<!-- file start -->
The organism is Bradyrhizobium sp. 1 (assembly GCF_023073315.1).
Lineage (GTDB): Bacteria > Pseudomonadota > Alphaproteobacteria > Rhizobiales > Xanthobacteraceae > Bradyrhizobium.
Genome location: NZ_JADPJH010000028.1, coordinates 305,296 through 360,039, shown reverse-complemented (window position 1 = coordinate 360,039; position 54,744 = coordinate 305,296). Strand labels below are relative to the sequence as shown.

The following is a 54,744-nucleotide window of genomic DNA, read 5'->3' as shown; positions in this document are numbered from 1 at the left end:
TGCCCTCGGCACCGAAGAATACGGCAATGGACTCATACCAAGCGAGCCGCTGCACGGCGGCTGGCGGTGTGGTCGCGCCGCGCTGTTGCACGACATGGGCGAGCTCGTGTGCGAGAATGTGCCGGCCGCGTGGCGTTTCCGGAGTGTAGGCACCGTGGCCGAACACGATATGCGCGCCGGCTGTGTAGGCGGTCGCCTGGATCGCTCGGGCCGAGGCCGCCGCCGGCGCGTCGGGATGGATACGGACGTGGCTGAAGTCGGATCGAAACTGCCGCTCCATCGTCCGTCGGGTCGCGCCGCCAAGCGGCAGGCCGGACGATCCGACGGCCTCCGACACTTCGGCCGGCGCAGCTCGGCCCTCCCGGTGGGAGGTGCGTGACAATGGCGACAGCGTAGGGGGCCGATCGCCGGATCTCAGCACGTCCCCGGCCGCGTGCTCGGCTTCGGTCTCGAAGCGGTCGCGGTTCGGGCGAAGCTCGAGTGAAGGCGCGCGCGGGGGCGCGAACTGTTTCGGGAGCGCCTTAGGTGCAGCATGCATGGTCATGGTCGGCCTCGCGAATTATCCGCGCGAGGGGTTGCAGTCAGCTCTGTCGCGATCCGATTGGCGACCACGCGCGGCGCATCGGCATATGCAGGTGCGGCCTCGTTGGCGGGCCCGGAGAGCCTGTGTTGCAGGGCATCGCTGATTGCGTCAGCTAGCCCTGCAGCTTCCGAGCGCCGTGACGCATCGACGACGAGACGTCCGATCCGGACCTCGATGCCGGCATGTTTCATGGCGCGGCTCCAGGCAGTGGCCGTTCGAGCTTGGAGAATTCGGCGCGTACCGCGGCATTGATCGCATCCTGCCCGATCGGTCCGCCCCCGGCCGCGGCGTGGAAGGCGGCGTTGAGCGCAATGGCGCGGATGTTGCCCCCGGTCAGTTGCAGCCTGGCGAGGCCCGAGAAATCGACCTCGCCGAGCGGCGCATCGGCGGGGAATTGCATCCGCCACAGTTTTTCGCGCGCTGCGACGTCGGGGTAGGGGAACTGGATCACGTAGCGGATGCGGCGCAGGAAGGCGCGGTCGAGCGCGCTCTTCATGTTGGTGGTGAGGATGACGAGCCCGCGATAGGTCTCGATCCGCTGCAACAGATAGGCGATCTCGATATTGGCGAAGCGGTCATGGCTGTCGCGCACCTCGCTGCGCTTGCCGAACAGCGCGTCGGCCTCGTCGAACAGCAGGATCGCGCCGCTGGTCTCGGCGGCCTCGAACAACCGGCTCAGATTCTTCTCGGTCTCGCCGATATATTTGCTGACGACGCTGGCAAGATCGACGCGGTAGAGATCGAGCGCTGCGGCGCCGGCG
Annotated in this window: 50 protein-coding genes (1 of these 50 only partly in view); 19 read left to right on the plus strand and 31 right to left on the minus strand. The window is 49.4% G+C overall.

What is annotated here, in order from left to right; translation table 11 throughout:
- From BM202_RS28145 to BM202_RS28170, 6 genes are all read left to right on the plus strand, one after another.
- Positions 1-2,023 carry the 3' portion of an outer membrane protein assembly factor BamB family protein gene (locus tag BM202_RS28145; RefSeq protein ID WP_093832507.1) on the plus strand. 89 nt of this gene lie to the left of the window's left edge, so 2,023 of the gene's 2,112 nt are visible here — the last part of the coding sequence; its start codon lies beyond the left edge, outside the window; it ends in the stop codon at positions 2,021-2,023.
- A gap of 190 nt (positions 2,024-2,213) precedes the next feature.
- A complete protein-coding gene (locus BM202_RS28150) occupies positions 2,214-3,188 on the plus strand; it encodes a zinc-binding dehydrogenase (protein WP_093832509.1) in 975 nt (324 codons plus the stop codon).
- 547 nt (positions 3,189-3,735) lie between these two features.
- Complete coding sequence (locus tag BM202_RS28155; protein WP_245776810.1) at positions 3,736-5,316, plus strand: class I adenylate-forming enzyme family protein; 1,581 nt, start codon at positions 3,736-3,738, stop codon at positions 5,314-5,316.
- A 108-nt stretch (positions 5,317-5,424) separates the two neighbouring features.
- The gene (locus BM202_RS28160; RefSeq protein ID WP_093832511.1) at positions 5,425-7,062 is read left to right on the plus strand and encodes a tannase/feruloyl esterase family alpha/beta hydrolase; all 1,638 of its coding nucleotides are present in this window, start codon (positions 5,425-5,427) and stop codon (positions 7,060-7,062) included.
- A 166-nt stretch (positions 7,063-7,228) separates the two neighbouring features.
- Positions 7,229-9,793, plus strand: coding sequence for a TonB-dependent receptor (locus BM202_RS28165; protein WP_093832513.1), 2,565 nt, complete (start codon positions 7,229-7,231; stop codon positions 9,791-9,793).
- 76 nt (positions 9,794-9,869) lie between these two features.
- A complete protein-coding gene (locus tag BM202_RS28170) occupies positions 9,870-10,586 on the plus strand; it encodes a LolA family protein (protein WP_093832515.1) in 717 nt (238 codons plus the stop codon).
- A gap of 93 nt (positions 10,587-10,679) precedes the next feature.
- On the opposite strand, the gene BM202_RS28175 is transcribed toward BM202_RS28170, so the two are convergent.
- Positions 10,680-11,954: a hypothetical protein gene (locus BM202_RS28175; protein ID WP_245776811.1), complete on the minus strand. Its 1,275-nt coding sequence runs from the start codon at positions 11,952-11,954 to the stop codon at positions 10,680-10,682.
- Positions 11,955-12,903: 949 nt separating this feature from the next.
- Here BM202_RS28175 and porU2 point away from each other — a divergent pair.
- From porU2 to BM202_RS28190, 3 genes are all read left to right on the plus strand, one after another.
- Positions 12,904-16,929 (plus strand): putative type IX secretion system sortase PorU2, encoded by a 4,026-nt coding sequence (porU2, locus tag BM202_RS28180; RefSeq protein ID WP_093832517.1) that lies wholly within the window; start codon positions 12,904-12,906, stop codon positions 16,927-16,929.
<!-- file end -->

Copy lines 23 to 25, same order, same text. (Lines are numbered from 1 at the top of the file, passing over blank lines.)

- Positions 11,955-12,903: 949 nt separating this feature from the next.
- Here BM202_RS28175 and porU2 point away from each other — a divergent pair.
- From porU2 to BM202_RS28190, 3 genes are all read left to right on the plus strand, one after another.